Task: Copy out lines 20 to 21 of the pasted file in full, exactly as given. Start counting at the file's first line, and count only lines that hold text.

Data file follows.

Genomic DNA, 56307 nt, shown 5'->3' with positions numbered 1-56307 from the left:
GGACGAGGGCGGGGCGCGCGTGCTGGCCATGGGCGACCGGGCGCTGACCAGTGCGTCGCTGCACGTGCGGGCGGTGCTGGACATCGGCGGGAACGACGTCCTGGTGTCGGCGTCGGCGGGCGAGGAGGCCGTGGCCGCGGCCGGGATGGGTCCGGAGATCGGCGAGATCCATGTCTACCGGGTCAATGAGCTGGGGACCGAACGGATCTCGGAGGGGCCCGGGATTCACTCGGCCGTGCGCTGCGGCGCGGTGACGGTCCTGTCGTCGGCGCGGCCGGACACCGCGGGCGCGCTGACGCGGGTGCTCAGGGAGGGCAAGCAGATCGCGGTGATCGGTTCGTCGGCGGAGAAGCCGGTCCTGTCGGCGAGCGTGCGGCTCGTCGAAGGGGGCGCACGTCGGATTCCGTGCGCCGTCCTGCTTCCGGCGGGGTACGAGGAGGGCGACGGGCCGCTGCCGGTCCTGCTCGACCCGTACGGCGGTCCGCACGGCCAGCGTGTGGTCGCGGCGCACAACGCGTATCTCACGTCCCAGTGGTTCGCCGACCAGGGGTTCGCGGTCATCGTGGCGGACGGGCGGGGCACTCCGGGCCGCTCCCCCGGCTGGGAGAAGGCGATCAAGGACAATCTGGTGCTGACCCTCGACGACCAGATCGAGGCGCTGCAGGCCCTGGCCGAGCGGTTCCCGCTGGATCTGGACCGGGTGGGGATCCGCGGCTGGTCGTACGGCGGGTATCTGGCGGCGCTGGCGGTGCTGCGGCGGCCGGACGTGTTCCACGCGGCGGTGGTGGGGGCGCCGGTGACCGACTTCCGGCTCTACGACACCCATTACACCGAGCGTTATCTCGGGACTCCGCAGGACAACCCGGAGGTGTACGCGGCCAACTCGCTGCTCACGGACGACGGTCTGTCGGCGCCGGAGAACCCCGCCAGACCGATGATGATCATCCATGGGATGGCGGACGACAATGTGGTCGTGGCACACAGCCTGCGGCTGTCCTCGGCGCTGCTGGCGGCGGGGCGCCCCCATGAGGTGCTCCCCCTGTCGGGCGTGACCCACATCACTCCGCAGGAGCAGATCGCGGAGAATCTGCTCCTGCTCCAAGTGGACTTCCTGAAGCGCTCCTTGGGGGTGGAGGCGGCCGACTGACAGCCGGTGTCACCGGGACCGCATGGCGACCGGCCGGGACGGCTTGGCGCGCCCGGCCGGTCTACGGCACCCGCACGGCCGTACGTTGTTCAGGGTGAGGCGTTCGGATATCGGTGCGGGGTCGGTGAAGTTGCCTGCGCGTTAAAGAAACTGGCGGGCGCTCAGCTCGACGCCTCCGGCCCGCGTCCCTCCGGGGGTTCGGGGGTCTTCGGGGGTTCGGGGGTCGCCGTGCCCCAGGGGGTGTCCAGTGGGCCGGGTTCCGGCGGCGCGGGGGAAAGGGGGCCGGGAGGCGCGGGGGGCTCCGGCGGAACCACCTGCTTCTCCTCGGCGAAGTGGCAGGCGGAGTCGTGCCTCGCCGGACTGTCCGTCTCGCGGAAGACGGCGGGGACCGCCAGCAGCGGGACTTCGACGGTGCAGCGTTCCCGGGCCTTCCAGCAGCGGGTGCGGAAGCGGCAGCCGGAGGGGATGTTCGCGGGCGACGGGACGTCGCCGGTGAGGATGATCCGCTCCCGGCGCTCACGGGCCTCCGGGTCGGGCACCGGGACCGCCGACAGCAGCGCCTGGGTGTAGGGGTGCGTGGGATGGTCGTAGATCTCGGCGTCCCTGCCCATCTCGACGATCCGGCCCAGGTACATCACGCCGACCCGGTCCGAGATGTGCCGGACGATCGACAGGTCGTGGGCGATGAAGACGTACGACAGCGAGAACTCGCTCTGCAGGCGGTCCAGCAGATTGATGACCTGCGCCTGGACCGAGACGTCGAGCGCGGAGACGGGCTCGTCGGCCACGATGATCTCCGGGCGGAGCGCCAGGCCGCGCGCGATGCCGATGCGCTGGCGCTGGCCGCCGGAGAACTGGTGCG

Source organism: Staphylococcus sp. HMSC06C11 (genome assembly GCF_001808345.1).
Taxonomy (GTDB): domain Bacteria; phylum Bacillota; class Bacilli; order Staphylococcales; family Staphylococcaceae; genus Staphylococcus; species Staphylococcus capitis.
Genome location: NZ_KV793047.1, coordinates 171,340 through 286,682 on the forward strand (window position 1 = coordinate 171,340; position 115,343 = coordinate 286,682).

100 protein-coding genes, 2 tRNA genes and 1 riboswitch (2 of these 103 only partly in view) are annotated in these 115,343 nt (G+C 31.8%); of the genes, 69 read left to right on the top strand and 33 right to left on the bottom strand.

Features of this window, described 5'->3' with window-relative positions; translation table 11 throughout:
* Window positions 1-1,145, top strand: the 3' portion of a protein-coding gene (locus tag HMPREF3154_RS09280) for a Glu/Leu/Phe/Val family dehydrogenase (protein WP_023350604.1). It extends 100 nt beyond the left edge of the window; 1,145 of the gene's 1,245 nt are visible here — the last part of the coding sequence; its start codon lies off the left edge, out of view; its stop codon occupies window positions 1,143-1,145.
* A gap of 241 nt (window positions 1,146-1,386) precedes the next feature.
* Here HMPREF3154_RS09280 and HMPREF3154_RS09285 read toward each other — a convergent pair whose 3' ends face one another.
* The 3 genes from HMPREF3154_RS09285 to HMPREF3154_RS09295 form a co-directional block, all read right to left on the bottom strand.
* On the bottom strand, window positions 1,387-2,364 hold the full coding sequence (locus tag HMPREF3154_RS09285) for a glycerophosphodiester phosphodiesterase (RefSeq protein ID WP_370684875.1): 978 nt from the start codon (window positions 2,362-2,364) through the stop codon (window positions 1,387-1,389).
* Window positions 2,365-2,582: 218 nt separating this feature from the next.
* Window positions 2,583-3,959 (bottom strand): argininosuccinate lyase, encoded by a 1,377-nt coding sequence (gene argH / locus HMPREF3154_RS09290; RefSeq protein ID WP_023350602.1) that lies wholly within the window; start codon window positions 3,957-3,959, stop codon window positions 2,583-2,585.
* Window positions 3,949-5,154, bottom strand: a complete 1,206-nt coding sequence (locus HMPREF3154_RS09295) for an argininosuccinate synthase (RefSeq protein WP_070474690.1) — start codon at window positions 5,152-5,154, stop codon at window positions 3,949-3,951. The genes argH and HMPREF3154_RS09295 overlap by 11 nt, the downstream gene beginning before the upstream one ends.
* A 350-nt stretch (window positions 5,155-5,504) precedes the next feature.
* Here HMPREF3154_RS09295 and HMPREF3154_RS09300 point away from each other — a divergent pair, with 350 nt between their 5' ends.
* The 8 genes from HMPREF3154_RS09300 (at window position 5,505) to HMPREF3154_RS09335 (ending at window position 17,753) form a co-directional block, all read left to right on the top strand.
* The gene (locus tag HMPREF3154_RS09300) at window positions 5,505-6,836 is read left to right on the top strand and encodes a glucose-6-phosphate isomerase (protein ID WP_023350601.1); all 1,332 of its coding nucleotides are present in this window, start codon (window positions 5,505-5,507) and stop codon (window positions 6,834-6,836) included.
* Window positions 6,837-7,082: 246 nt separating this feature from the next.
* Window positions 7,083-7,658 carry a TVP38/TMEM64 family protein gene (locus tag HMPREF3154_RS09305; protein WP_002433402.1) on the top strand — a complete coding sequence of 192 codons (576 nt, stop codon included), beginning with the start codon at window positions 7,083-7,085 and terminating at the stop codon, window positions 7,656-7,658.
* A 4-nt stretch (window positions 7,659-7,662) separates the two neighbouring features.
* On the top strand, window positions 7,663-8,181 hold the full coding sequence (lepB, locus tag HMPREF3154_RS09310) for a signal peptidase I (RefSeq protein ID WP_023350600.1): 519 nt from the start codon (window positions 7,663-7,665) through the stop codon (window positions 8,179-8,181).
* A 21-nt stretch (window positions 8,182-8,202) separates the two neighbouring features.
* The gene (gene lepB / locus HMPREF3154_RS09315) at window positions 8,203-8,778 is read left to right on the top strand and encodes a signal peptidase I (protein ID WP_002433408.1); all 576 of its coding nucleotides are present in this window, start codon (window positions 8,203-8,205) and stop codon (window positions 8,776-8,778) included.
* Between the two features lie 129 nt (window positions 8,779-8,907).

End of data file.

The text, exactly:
* Window positions 6,837-7,082: 246 nt separating this feature from the next.
* Window positions 7,083-7,658 carry a TVP38/TMEM64 family protein gene (locus tag HMPREF3154_RS09305; protein WP_002433402.1) on the top strand — a complete coding sequence of 192 codons (576 nt, stop codon included), beginning with the start codon at window positions 7,083-7,085 and terminating at the stop codon, window positions 7,656-7,658.